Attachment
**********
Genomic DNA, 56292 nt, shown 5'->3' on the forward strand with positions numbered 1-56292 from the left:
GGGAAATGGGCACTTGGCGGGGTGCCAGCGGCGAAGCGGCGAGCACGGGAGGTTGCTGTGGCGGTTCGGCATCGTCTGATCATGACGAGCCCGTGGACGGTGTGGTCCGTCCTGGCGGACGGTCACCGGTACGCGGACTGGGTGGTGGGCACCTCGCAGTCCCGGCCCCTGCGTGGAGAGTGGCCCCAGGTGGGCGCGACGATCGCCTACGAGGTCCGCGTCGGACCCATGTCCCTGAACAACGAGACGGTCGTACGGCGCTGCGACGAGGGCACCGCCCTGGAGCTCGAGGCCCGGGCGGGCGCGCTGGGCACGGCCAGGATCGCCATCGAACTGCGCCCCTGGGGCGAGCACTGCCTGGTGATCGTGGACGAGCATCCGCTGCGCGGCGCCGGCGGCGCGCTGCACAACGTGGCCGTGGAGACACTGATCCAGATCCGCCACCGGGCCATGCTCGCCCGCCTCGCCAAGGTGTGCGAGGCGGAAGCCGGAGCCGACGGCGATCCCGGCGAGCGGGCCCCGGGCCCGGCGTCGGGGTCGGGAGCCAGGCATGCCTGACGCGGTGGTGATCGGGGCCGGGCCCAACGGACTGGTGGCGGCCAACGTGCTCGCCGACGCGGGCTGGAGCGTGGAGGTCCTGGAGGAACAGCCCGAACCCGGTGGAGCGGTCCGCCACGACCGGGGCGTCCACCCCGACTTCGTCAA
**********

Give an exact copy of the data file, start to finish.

Genomic DNA, 56292 nt, shown 5'->3' on the forward strand with positions numbered 1-56292 from the left:
GGGAAATGGGCACTTGGCGGGGTGCCAGCGGCGAAGCGGCGAGCACGGGAGGTTGCTGTGGCGGTTCGGCATCGTCTGATCATGACGAGCCCGTGGACGGTGTGGTCCGTCCTGGCGGACGGTCACCGGTACGCGGACTGGGTGGTGGGCACCTCGCAGTCCCGGCCCCTGCGTGGAGAGTGGCCCCAGGTGGGCGCGACGATCGCCTACGAGGTCCGCGTCGGACCCATGTCCCTGAACAACGAGACGGTCGTACGGCGCTGCGACGAGGGCACCGCCCTGGAGCTCGAGGCCCGGGCGGGCGCGCTGGGCACGGCCAGGATCGCCATCGAACTGCGCCCCTGGGGCGAGCACTGCCTGGTGATCGTGGACGAGCATCCGCTGCGCGGCGCCGGCGGCGCGCTGCACAACGTGGCCGTGGAGACACTGATCCAGATCCGCCACCGGGCCATGCTCGCCCGCCTCGCCAAGGTGTGCGAGGCGGAAGCCGGAGCCGACGGCGATCCCGGCGAGCGGGCCCCGGGCCCGGCGTCGGGGTCGGGAGCCAGGCATGCCTGACGCGGTGGTGATCGGGGCCGGGCCCAACGGACTGGTGGCGGCCAACGTGCTCGCCGACGCGGGCTGGAGCGTGGAGGTCCTGGAGGAACAGCCCGAACCCGGTGGAGCGGTCCGCCACGACCGGGGCGTCCACCCCGACTTCGTCAA